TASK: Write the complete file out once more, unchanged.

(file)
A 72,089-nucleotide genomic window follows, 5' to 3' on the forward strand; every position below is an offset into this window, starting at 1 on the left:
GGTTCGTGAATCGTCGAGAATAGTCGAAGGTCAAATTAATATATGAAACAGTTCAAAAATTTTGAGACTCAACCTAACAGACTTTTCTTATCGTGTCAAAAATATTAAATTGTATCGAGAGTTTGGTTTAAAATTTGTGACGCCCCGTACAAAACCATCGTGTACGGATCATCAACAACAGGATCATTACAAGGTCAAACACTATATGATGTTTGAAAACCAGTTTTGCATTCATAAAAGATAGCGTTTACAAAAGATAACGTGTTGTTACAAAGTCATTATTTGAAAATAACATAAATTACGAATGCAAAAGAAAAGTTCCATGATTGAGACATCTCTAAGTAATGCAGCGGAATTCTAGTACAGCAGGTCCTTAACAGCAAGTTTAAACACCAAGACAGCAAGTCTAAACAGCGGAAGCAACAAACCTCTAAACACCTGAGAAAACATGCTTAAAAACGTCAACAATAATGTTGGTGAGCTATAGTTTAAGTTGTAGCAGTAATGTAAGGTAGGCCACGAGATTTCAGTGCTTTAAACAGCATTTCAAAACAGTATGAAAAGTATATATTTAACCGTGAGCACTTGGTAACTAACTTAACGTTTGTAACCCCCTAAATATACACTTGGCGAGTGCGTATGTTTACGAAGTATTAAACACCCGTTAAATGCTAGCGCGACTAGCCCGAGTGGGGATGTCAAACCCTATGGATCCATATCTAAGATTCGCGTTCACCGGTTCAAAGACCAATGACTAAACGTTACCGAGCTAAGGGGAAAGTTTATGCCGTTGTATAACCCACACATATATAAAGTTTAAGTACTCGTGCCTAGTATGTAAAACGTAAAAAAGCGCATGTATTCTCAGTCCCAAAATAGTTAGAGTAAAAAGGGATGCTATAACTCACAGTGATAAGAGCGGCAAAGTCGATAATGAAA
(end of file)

A 72,089-nucleotide genomic window follows, 5' to 3' on the forward strand; every position below is an offset into this window, starting at 1 on the left:
GGTTCGTGAATCGTCGAGAATAGTCGAAGGTCAAATTAATATATGAAACAGTTCAAAAATTTTGAGACTCAACCTAACAGACTTTTCTTATCGTGTCAAAAATATTAAATTGTATCGAGAGTTTGGTTTAAAATTTGTGACGCCCCGTACAAAACCATCGTGTACGGATCATCAACAACAGGATCATTACAAGGTCAAACACTATATGATGTTTGAAAACCAGTTTTGCATTCATAAAAGATAGCGTTTACAAAAGATAACGTGTTGTTACAAAGTCATTATTTGAAAATAACATAAATTACGAATGCAAAAGAAAAGTTCCATGATTGAGACATCTCTAAGTAATGCAGCGGAATTCTAGTACAGCAGGTCCTTAACAGCAAGTTTAAACACCAAGACAGCAAGTCTAAACAGCGGAAGCAACAAACCTCTAAACACCTGAGAAAACATGCTTAAAAACGTCAACAATAATGTTGGTGAGCTATAGTTTAAGTTGTAGCAGTAATGTAAGGTAGGCCACGAGATTTCAGTGCTTTAAACAGCATTTCAAAACAGTATGAAAAGTATATATTTAACCGTGAGCACTTGGTAACTAACTTAACGTTTGTAACCCCCTAAATATACACTTGGCGAGTGCGTATGTTTACGAAGTATTAAACACCCGTTAAATGCTAGCGCGACTAGCCCGAGTGGGGATGTCAAACCCTATGGATCCATATCTAAGATTCGCGTTCACCGGTTCAAAGACCAATGACTAAACGTTACCGAGCTAAGGGGAAAGTTTATGCCGTTGTATAACCCACACATATATAAAGTTTAAGTACTCGTGCCTAGTATGTAAAACGTAAAAAAGCGCATGTATTCTCAGTCCCAAAATAGTTAGAGTAAAAAGGGATGCTATAACTCACAGTGATAAGAGCGGCAAAGTCGATAATGAAA